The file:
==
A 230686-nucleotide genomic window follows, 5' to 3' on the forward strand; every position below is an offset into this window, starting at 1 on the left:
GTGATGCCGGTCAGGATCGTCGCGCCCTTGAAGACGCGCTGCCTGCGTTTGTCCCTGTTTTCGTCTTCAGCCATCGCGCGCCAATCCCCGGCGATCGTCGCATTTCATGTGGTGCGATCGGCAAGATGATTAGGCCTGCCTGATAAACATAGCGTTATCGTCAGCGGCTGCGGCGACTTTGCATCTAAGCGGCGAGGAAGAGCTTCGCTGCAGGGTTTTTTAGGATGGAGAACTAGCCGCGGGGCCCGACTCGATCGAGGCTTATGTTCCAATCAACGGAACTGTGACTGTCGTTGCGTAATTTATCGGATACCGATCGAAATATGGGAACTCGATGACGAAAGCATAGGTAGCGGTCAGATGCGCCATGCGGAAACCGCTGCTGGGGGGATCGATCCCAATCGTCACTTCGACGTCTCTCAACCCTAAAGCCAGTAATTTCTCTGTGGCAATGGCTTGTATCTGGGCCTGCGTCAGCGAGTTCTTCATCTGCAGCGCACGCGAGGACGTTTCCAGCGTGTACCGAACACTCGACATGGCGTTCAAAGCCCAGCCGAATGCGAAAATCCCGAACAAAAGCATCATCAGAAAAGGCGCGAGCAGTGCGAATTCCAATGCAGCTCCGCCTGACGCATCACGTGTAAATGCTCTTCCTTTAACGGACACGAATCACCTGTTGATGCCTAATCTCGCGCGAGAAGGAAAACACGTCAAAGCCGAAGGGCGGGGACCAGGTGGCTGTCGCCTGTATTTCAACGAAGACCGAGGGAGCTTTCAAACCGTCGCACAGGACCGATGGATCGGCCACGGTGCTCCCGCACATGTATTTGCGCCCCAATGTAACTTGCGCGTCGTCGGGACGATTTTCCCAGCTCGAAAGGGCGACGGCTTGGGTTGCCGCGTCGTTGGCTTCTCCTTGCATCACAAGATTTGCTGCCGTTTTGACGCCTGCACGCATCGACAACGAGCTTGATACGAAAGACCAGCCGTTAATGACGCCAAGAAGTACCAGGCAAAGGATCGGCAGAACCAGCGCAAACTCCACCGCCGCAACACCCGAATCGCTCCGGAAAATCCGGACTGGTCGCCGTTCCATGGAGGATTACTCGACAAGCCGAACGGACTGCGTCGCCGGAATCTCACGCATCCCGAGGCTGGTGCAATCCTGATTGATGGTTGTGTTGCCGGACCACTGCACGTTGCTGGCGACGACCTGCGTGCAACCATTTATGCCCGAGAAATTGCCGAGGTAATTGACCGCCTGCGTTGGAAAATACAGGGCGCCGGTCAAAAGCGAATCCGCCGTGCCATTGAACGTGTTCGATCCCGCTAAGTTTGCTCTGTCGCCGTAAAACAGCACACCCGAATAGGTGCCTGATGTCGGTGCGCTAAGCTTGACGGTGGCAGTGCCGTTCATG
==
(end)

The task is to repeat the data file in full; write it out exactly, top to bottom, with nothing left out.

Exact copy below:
A 230686-nucleotide genomic window follows, 5' to 3' on the forward strand; every position below is an offset into this window, starting at 1 on the left:
GTGATGCCGGTCAGGATCGTCGCGCCCTTGAAGACGCGCTGCCTGCGTTTGTCCCTGTTTTCGTCTTCAGCCATCGCGCGCCAATCCCCGGCGATCGTCGCATTTCATGTGGTGCGATCGGCAAGATGATTAGGCCTGCCTGATAAACATAGCGTTATCGTCAGCGGCTGCGGCGACTTTGCATCTAAGCGGCGAGGAAGAGCTTCGCTGCAGGGTTTTTTAGGATGGAGAACTAGCCGCGGGGCCCGACTCGATCGAGGCTTATGTTCCAATCAACGGAACTGTGACTGTCGTTGCGTAATTTATCGGATACCGATCGAAATATGGGAACTCGATGACGAAAGCATAGGTAGCGGTCAGATGCGCCATGCGGAAACCGCTGCTGGGGGGATCGATCCCAATCGTCACTTCGACGTCTCTCAACCCTAAAGCCAGTAATTTCTCTGTGGCAATGGCTTGTATCTGGGCCTGCGTCAGCGAGTTCTTCATCTGCAGCGCACGCGAGGACGTTTCCAGCGTGTACCGAACACTCGACATGGCGTTCAAAGCCCAGCCGAATGCGAAAATCCCGAACAAAAGCATCATCAGAAAAGGCGCGAGCAGTGCGAATTCCAATGCAGCTCCGCCTGACGCATCACGTGTAAATGCTCTTCCTTTAACGGACACGAATCACCTGTTGATGCCTAATCTCGCGCGAGAAGGAAAACACGTCAAAGCCGAAGGGCGGGGACCAGGTGGCTGTCGCCTGTATTTCAACGAAGACCGAGGGAGCTTTCAAACCGTCGCACAGGACCGATGGATCGGCCACGGTGCTCCCGCACATGTATTTGCGCCCCAATGTAACTTGCGCGTCGTCGGGACGATTTTCCCAGCTCGAAAGGGCGACGGCTTGGGTTGCCGCGTCGTTGGCTTCTCCTTGCATCACAAGATTTGCTGCCGTTTTGACGCCTGCACGCATCGACAACGAGCTTGATACGAAAGACCAGCCGTTAATGACGCCAAGAAGTACCAGGCAAAGGATCGGCAGAACCAGCGCAAACTCCACCGCCGCAACACCCGAATCGCTCCGGAAAATCCGGACTGGTCGCCGTTCCATGGAGGATTACTCGACAAGCCGAACGGACTGCGTCGCCGGAATCTCACGCATCCCGAGGCTGGTGCAATCCTGATTGATGGTTGTGTTGCCGGACCACTGCACGTTGCTGGCGACGACCTGCGTGCAACCATTTATGCCCGAGAAATTGCCGAGGTAATTGACCGCCTGCGTTGGAAAATACAGGGCGCCGGTCAAAAGCGAATCCGCCGTGCCATTGAACGTGTTCGATCCCGCTAAGTTTGCTCTGTCGCCGTAAAACAGCACACCCGAATAGGTGCCTGATGTCGGTGCGCTAAGCTTGACGGTGGCAGTGCCGTTCATG